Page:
On this page, you’ll find the resources we used during session three. Click through to find
- Biographical information about Janet Klees, who kindly contributed much of the content for this session
- The Framework
- Stories about Building a Context for Relationship. These were shared before the session to help you prepare for the framework
Building a Context for Relationship
You cannot create relationships but you can recognise, encourage and design opportunities in which the miracle of friendship is more likely to occur.
Janet Klees is the Executive Director of the Durham Association for Family Respite Services, a family-centred, SRV-anchored resource and support centre for families interested in building good, ordinary lives in community for and with their family members with disability.
Janet has spoken many times at our events over the years. She is a popular presenter because of her ability to communicate the nuances of supporting people with disability to enjoy the good things of life.
The following videos were used during session three. They are recordings of an online webinar that Janet presented in 2020.
Introduction to Building a Context for Relationship
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- Knowing the ‘why’ is more important than knowing the ‘how’. Once you have a clear ‘why’ the ‘how’ will come.
- Many things are labelled ‘inclusive’ but do not provide opportunities to pursue the good things in life. So how do we get inclusion right? Janet’s framework will help with this.
The five pillars
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- We want to start with the interest of the person.
- Identifying interests can be tricky. What is it that the person is really interested in? Is it the environment, is it the task, is it the company…is it something else?
- We need to explore, try and notice to discover what a person’s interests are.
- We can ask others who may have noticed possible interests we may not have been aware of.
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- Where are like-minded people coming together?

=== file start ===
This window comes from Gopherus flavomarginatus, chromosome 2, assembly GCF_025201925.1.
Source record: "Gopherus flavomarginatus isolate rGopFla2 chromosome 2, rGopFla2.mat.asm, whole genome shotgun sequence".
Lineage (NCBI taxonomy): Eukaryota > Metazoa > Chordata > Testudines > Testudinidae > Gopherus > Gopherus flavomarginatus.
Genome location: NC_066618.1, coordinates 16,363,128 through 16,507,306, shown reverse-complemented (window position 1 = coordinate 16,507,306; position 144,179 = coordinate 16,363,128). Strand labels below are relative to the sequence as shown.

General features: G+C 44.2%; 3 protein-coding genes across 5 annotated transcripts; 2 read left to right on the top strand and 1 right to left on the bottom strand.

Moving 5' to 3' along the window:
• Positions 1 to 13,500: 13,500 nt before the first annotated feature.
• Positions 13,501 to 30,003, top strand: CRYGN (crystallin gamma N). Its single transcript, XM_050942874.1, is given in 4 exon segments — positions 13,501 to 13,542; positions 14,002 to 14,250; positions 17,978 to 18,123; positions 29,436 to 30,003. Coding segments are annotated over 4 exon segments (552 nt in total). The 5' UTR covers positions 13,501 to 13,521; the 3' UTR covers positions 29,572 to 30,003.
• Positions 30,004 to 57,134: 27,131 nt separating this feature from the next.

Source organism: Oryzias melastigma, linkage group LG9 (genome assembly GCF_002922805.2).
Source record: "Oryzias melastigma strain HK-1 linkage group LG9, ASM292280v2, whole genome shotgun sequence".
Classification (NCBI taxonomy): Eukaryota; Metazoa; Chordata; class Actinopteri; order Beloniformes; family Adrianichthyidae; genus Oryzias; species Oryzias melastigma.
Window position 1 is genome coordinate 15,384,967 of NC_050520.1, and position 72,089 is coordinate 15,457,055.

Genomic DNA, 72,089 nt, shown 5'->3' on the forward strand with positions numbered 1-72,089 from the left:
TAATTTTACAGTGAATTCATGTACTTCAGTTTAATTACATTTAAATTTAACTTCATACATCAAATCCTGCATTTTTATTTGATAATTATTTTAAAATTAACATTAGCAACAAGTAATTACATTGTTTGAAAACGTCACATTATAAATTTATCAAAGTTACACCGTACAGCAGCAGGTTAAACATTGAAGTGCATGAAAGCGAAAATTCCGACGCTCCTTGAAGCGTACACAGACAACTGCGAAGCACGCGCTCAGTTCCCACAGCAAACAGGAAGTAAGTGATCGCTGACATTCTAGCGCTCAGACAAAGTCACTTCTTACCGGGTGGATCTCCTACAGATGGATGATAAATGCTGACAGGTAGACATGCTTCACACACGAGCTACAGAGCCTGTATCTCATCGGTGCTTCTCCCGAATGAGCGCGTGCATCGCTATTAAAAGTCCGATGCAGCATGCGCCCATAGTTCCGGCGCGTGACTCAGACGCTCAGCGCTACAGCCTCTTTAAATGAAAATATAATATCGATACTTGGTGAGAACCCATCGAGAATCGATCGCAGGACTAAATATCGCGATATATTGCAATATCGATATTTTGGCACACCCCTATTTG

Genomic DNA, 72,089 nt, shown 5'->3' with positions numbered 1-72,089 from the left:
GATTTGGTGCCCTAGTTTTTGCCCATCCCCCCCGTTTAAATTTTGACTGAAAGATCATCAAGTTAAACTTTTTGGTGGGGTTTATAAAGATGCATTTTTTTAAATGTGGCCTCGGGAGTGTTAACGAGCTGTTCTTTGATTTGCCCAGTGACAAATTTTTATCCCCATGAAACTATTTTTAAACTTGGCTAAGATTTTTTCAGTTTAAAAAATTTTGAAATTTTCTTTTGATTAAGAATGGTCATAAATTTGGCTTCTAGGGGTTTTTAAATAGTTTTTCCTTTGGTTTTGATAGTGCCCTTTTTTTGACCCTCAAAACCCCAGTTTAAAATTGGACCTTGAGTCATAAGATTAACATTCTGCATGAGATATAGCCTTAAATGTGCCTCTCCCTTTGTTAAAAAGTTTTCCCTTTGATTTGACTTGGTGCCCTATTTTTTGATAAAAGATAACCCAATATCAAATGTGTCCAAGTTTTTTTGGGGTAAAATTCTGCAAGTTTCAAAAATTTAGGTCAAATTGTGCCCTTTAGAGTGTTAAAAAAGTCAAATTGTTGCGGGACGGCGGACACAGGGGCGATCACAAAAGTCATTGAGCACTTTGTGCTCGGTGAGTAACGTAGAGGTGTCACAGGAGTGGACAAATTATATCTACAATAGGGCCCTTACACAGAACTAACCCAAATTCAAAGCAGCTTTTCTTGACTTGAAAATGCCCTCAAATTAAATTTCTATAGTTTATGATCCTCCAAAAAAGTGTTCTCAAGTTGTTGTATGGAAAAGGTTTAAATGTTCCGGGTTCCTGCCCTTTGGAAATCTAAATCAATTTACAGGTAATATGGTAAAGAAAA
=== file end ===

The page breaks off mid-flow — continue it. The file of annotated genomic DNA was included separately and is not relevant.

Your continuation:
- There is power in group brainstorming – involving others can open up unseen possibilities.
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- Frequent and Predictable!!!
- We want to provide sufficient time not only for the person with a disability but also for the other members of that community to learn what to expect and how to respond/behave. We need to remember that this may be their first experience with someone with a disability and to be fair to them we need to give them time to understand what this means. Just because they don’t know how to engage just yet doesn’t necessarily mean they are unwilling.
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- This is a crucial element – who will this person be in this place, what role can they fill?
- The roles people fill having implications for their identity, their purpose, and the expectations people hold for them. Positive roles lead to positive outcomes and vice versa so we want to promote the positive roles our family members hold.
- While we have used this framework starting with place, often it makes more sense to start with brainstorming valued roles that stem from an interest and then look for places where this role exists.
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- Who might be a good match for this exploration? Is it a paid supporter or is there natural support that would be better suited? This can still be the parent when children are young as this would typically happen for all kids.
- Ensure that the chosen support person is clear about their role as a bridge to relationship.
- Think in triangles – where can we move from two to three?
Stories About Building a Context for Relationship
In this story, you will hear how Tiffany’s interest in art has led to Tiffany becoming an artist. You will notice they started very small and then looked at other ways Tiffany could contribute to her community as an artist.
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Jonathan’s story shows us how his interest in animals was deeply explored to find ways to build purpose and relationship through roles. Jonathan became a dog owner but it didn’t stop there…
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Rob explores his interest in classical music with a local orchestra. In this story you will learn how setting up the exploration well and then taking the time to build and develop opportunities can lead to great outcomes for relationships and contribution.
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Developing Brent’s interest in grocery shopping leads to his extended family members seeing value in his contribution. This interest is then used creatively to expand his contribution beyond the family.
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In John’s story, we see the power of freely given relationships and how they build safeguards around a person.
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